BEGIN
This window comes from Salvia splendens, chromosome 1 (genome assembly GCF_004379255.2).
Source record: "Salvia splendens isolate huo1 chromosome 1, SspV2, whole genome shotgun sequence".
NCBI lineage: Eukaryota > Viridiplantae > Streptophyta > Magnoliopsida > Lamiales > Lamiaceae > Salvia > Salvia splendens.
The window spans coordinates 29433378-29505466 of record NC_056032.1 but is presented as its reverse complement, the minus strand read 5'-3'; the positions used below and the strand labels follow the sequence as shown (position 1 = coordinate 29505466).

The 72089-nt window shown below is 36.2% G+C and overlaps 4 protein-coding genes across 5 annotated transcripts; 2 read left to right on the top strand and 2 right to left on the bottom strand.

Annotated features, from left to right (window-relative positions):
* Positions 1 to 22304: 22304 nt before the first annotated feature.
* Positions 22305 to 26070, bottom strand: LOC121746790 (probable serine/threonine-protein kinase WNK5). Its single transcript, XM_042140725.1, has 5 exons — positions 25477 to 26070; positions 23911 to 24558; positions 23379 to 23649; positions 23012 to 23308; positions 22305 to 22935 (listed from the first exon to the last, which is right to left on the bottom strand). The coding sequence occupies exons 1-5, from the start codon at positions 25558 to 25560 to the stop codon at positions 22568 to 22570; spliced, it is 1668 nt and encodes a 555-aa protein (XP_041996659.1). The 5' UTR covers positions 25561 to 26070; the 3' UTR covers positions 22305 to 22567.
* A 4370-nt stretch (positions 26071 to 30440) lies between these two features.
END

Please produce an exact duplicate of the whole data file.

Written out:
This window comes from Salvia splendens, chromosome 1 (genome assembly GCF_004379255.2).
Source record: "Salvia splendens isolate huo1 chromosome 1, SspV2, whole genome shotgun sequence".
NCBI lineage: Eukaryota > Viridiplantae > Streptophyta > Magnoliopsida > Lamiales > Lamiaceae > Salvia > Salvia splendens.
The window spans coordinates 29433378-29505466 of record NC_056032.1 but is presented as its reverse complement, the minus strand read 5'-3'; the positions used below and the strand labels follow the sequence as shown (position 1 = coordinate 29505466).

The 72089-nt window shown below is 36.2% G+C and overlaps 4 protein-coding genes across 5 annotated transcripts; 2 read left to right on the top strand and 2 right to left on the bottom strand.

Annotated features, from left to right (window-relative positions):
* Positions 1 to 22304: 22304 nt before the first annotated feature.
* Positions 22305 to 26070, bottom strand: LOC121746790 (probable serine/threonine-protein kinase WNK5). Its single transcript, XM_042140725.1, has 5 exons — positions 25477 to 26070; positions 23911 to 24558; positions 23379 to 23649; positions 23012 to 23308; positions 22305 to 22935 (listed from the first exon to the last, which is right to left on the bottom strand). The coding sequence occupies exons 1-5, from the start codon at positions 25558 to 25560 to the stop codon at positions 22568 to 22570; spliced, it is 1668 nt and encodes a 555-aa protein (XP_041996659.1). The 5' UTR covers positions 25561 to 26070; the 3' UTR covers positions 22305 to 22567.
* A 4370-nt stretch (positions 26071 to 30440) lies between these two features.